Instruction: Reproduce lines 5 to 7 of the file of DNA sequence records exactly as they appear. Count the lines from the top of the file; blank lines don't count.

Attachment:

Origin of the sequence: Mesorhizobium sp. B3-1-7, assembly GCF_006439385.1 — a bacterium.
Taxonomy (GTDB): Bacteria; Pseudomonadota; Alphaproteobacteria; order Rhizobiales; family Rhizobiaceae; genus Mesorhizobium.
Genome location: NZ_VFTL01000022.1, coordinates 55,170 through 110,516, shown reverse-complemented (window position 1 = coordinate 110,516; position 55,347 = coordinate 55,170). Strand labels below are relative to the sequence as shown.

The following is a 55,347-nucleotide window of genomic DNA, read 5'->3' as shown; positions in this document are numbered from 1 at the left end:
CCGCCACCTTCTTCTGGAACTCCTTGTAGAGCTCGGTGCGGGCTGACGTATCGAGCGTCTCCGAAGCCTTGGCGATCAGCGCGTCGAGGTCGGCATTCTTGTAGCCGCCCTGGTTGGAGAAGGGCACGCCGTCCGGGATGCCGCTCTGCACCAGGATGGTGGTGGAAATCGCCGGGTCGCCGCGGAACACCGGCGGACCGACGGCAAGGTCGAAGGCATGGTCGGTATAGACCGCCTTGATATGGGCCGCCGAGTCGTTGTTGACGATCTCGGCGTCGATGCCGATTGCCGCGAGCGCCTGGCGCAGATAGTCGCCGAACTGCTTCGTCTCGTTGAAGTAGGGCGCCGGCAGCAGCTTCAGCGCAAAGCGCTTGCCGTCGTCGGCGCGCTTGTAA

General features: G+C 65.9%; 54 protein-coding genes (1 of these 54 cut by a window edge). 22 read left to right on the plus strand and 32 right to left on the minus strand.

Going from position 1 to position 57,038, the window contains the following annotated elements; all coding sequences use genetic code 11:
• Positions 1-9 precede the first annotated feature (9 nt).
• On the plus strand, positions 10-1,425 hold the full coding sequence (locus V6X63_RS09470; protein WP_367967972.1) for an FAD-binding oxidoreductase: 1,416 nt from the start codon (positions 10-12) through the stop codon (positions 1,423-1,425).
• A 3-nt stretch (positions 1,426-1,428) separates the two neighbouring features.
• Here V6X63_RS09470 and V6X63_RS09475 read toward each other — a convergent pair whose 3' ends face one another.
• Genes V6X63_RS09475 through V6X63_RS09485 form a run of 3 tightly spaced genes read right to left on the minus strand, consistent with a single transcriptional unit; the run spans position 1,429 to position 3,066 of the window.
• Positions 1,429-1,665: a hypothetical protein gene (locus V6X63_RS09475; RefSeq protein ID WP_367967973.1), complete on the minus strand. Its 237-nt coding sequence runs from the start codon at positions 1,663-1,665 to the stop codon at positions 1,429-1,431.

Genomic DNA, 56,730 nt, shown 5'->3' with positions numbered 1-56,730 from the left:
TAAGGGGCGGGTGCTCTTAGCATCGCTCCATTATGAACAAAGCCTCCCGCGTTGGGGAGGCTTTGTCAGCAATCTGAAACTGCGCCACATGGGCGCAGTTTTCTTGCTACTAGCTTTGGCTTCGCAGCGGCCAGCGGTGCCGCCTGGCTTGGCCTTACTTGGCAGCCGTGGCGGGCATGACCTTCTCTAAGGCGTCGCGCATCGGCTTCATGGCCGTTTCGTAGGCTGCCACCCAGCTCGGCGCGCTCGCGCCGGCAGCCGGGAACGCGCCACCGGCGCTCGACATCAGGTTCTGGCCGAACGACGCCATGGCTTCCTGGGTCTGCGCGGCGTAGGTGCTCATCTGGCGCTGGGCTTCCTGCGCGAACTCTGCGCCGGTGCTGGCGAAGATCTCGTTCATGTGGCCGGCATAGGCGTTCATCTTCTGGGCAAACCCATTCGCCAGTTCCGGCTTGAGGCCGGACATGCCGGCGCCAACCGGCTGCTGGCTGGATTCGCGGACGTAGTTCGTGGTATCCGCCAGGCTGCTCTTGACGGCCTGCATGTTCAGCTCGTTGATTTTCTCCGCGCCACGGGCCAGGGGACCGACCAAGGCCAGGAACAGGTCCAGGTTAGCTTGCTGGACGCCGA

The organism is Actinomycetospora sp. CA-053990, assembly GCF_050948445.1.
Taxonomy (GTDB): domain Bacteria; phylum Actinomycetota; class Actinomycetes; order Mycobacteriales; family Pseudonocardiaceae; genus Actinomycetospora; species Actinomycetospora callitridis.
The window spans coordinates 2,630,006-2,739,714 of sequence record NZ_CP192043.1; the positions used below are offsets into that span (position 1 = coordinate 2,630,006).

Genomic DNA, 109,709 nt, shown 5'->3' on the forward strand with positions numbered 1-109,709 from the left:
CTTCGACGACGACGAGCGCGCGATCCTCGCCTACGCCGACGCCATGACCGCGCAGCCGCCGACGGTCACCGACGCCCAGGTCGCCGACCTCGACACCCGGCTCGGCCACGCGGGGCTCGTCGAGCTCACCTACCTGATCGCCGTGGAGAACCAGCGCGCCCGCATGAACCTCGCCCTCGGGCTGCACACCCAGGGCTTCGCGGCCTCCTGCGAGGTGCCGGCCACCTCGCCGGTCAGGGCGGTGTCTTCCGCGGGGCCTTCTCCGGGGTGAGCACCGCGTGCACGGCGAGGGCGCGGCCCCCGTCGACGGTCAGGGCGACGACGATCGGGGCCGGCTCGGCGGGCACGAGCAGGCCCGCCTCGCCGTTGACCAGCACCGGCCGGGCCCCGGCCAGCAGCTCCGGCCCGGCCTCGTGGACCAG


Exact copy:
CCGCCACCTTCTTCTGGAACTCCTTGTAGAGCTCGGTGCGGGCTGACGTATCGAGCGTCTCCGAAGCCTTGGCGATCAGCGCGTCGAGGTCGGCATTCTTGTAGCCGCCCTGGTTGGAGAAGGGCACGCCGTCCGGGATGCCGCTCTGCACCAGGATGGTGGTGGAAATCGCCGGGTCGCCGCGGAACACCGGCGGACCGACGGCAAGGTCGAAGGCATGGTCGGTATAGACCGCCTTGATATGGGCCGCCGAGTCGTTGTTGACGATCTCGGCGTCGATGCCGATTGCCGCGAGCGCCTGGCGCAGATAGTCGCCGAACTGCTTCGTCTCGTTGAAGTAGGGCGCCGGCAGCAGCTTCAGCGCAAAGCGCTTGCCGTCGTCGGCGCGCTTGTAA

General features: G+C 65.9%; 54 protein-coding genes (1 of these 54 cut by a window edge). 22 read left to right on the plus strand and 32 right to left on the minus strand.

Going from position 1 to position 57,038, the window contains the following annotated elements; all coding sequences use genetic code 11: